Archive | Research RSS feed for this section

Two Things I’d Add to My Chat with Katie Couric

UPDATE: The show is scheduled to air on Monday, September 16. Woohoo! Yesterday I had the chance to fulfill one of my biggest professional goals – to discuss the contributions of sociological research in a broad-reaching, national forum. Ok, ok, the REAL goal was always to do this on Oprah. But then Oprah up and […]

Read full story Comments { 11 }
Research Logo

6 Things We Know About the Childfree: Summarizing the Research

Last week I posted a call for more sociology of the childfree. Then it occurred to me: why not share what we already know from the good research that has been conducted? Decisions about whether to have or rear children, as well as perceptions of people who choose not to parent, are linked to a variety of […]

Read full story Comments { 3 }

Sociology of Childfree

This weekend I’m attending the American Sociological Association’s 108th Annual Meeting in New York. Woohoo, right?! I love connecting with other sociologists and learning about the latest and greatest research in my areas of interest and expertise. Sad Trombone Upon perusal of the conference program, however, I discovered nary a presentation on the childfree (cue […]

Read full story Comments { 4 }
In The News

Employment Discrimination Against Women Without Kids

An article published by the All-China Women’s Federation describes findings from a recent survey suggesting that married women without kids and single women “past the optimal marrying age” are “likely to encounter discrimination in job-seeking.” Employers, it seems, assume that women without kids will have them eventually and that women’s presumed childbearing will cost the company […]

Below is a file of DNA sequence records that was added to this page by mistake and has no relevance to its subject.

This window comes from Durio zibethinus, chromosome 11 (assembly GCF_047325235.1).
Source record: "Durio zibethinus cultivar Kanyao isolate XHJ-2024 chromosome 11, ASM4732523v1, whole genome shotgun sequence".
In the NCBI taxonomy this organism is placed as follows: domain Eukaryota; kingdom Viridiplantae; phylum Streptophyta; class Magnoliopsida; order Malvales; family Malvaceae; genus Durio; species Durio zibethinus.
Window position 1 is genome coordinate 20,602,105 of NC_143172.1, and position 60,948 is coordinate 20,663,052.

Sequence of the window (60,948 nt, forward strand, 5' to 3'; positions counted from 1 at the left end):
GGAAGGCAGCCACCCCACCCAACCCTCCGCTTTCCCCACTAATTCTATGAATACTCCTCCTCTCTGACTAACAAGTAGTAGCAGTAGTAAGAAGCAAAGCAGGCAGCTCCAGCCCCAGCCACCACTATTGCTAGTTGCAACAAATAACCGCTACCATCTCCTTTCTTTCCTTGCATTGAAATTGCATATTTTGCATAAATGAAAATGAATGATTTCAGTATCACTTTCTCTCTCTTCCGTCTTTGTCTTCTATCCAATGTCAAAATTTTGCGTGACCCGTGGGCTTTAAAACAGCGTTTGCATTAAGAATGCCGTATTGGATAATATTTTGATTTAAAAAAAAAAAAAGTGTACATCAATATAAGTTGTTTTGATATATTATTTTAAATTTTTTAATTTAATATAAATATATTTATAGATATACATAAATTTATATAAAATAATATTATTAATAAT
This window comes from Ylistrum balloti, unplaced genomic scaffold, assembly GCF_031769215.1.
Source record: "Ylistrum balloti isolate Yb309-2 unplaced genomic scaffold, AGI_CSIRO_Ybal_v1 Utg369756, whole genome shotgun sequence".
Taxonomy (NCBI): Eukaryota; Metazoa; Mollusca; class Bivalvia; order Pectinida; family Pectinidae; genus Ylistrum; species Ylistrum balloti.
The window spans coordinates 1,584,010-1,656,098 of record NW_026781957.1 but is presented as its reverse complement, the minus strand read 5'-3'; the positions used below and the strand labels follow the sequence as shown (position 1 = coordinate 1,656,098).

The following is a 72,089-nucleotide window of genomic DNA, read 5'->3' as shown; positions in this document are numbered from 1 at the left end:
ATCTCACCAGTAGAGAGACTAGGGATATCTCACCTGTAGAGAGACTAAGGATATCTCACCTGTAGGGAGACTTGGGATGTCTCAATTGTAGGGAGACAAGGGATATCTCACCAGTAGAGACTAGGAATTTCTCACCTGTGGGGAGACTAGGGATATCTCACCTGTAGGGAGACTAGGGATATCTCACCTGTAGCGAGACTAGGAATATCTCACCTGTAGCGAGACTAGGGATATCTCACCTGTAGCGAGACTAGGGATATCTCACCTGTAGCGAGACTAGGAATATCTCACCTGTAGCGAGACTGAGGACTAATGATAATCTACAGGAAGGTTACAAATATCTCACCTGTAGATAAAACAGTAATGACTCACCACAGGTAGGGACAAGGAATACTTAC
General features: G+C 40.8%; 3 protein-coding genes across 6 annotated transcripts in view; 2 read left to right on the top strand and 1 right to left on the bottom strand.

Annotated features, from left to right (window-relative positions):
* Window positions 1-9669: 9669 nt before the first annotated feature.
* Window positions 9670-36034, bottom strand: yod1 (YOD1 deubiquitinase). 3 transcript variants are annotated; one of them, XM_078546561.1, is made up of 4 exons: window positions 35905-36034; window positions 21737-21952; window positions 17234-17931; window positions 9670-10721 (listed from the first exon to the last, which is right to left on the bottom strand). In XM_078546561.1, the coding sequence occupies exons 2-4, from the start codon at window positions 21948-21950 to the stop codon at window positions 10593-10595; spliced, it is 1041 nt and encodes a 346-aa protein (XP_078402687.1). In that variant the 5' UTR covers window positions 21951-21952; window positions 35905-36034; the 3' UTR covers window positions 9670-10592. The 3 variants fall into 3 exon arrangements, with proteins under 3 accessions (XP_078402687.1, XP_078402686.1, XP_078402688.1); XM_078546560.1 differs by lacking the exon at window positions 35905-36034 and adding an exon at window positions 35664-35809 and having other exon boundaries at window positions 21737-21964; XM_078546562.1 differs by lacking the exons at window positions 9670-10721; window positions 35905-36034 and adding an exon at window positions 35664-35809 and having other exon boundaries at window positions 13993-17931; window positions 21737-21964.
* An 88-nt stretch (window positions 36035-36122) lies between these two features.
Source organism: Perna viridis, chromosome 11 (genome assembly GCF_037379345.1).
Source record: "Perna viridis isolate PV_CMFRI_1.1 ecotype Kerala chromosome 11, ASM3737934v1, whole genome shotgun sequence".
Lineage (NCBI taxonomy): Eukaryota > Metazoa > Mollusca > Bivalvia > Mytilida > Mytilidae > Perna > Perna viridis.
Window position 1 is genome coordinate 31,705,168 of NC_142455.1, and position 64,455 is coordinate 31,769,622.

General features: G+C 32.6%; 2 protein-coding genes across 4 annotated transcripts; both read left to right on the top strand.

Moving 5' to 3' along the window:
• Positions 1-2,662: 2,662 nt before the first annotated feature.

Read full story Comments { 5 }
Research Logo

A Study of Childfree Black Women’s Experiences

Be Our Guest, Be Our Guest! We recently had the pleasure of meeting Kimya N. Dennis, a sociologist and criminologist who has embarked on a study of childfree Black women. After posting a call to participate in her research, we invited Kimya to share a little more about her research with us and she does […]

Read full story Comments { 11 }
Research Logo

Call for Research Participants

Kimya N. Dennis, Assistant Professor of Sociology and Criminal Studies at Salem College, is conducting research on the experiences of childfree Black women. The following are minimum requirements for participation: 1. Twenty-three years of age or older. 2. Identifies as a woman who is Black, African-American, or of the more immediate African diaspora. 3. Has made […]

Read full story Comments { 5 }
Research Logo

Research on the Decision Not to Parent

“Choosing to be Childfree: Research on the Decision Not to Parent,” in Sociology Compass. A review of literature featuring studies of the voluntarily childless. Identifies three main trends in studies of the childfree: 1) A focus on the pathways that adults take toward becoming childfree; 2) Studies that examine the unfounded stereotype that the childfree […]

Read full story Comments { 3 }
Research Logo

It’s a conscious decision

Presented at the 2012 meeting of the American Sociological Association. To date, much of the research on adults without children has either focused exclusively on women or has utilized a childless as opposed to a childfree framework, thus emphasizing an absence rather than the presence of a conscious decision not to have children. In this […]

Read full story Comments { 0 }
Research Logo

I get to be her playmate

Presented at the 2012 meeting of the Eastern Sociological Society. Based on interviews with 31 childfree adults (21 women, 10 men), in this paper I examine childfree people’s relationships with children. Specifically, I analyze the stories childfree people tell about the roles of children in their own lives, in the lives of others, and in […]

Read full story Comments { 1 }
In The News

Do You Have the Mom Gene?

“Mom Gene Discovered in Mice: Do you have it?” on Today Moms. Amy is quoted discussing the sociological implications of the discovery of a possible “mom gene” in mice.

Read full story Comments { 0 }
UA-42521838-1
%d bloggers like this: